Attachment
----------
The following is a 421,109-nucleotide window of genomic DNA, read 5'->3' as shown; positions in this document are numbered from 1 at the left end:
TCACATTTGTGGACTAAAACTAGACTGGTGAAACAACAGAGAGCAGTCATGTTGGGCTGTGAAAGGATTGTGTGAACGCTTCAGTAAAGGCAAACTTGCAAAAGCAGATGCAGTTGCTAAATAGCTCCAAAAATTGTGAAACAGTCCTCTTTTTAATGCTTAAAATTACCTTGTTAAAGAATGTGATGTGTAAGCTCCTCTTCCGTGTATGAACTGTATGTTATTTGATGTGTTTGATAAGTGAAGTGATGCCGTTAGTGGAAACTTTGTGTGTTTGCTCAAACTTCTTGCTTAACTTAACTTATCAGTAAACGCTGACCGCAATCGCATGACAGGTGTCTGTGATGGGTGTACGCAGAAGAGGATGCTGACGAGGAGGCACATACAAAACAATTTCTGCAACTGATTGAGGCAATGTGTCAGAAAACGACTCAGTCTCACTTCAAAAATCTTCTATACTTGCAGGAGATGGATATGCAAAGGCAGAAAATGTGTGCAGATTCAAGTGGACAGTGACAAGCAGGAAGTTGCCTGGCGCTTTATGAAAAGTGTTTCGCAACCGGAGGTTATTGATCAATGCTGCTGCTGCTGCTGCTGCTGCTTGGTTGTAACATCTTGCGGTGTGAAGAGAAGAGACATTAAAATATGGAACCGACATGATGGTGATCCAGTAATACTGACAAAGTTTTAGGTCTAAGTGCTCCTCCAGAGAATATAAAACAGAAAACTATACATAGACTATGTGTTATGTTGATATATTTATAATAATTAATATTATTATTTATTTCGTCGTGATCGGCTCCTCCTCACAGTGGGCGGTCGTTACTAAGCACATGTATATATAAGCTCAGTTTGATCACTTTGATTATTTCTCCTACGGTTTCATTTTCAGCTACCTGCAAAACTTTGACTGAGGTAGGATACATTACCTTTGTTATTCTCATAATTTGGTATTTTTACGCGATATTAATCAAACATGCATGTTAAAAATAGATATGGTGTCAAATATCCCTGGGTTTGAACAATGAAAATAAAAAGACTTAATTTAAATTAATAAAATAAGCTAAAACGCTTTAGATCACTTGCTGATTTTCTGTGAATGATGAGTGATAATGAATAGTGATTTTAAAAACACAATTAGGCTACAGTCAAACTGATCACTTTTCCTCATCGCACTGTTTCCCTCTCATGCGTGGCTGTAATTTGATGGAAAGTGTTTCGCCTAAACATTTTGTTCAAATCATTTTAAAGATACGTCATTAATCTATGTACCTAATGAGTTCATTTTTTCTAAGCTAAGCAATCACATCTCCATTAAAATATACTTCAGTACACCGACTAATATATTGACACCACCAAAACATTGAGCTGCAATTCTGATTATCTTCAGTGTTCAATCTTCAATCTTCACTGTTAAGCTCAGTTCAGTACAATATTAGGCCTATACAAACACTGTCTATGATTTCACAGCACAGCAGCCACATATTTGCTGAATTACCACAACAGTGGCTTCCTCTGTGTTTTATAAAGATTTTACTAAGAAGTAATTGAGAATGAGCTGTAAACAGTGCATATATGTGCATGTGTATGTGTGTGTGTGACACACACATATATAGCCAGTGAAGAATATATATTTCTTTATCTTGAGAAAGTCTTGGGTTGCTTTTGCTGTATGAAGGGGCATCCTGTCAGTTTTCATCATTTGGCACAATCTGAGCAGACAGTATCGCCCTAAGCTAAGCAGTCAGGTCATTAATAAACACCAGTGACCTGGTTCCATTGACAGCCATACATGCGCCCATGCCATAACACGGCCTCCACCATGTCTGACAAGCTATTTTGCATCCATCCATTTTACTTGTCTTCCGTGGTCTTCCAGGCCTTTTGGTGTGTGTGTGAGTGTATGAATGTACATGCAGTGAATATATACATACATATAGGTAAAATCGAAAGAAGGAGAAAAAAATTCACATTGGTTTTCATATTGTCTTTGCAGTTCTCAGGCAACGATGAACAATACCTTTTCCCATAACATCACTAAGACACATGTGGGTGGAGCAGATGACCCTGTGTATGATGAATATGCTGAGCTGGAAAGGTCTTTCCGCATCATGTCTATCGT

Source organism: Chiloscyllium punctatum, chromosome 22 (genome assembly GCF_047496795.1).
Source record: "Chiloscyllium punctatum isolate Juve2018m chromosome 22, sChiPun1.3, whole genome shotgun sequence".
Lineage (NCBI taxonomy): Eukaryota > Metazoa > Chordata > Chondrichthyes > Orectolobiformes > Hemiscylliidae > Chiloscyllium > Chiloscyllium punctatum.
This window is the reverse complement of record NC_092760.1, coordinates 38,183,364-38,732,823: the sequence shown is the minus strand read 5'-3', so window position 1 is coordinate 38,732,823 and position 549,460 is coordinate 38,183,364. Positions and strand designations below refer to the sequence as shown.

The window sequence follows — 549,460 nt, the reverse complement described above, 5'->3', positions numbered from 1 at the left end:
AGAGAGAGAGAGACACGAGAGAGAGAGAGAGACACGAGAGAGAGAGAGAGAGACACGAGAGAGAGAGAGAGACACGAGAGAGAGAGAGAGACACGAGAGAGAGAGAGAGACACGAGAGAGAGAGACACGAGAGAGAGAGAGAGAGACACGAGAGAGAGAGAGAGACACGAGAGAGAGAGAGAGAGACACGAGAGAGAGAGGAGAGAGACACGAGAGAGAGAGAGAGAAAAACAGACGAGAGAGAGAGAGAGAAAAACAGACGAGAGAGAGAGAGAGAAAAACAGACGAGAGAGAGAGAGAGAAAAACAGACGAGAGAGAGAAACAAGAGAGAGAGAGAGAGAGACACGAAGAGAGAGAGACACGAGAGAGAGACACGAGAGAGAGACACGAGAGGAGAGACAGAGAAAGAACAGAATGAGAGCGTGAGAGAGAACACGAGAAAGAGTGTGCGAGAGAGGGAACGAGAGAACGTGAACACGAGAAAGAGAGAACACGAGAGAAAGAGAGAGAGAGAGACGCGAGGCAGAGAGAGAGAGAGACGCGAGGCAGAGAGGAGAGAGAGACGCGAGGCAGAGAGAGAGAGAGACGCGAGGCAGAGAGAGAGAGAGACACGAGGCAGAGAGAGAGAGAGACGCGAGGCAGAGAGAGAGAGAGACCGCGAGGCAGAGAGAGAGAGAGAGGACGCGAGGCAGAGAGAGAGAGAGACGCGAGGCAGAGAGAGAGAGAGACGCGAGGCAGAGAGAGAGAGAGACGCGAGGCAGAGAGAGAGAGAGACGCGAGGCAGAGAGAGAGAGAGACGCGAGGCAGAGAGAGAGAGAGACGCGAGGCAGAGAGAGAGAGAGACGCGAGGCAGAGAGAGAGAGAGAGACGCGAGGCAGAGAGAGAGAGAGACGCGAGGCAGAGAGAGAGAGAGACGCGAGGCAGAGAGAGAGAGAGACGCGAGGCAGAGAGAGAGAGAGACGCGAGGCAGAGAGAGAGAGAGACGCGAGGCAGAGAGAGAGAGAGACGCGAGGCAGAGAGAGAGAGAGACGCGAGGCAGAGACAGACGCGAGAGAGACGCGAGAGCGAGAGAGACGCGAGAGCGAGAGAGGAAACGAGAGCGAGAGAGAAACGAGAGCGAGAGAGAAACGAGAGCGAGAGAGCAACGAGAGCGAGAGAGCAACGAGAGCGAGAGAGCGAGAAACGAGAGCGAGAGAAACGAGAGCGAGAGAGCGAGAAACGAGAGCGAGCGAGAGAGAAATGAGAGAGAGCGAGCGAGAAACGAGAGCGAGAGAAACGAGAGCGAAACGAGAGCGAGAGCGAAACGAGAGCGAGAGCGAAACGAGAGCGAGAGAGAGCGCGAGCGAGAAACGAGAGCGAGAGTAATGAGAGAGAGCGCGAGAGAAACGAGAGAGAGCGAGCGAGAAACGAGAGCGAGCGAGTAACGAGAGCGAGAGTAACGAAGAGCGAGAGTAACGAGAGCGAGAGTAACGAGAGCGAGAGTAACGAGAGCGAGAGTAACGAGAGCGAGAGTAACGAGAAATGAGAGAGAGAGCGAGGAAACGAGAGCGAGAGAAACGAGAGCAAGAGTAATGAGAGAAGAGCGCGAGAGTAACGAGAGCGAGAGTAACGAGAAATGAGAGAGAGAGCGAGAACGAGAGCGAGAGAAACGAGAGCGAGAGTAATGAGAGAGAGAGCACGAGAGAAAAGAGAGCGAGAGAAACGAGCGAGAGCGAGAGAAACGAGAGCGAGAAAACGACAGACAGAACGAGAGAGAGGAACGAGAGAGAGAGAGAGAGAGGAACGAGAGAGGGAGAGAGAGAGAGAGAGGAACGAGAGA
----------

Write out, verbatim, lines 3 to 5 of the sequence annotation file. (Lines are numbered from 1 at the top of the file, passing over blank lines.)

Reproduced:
Source organism: Chiloscyllium punctatum, chromosome 22 (genome assembly GCF_047496795.1).
Source record: "Chiloscyllium punctatum isolate Juve2018m chromosome 22, sChiPun1.3, whole genome shotgun sequence".
Lineage (NCBI taxonomy): Eukaryota > Metazoa > Chordata > Chondrichthyes > Orectolobiformes > Hemiscylliidae > Chiloscyllium > Chiloscyllium punctatum.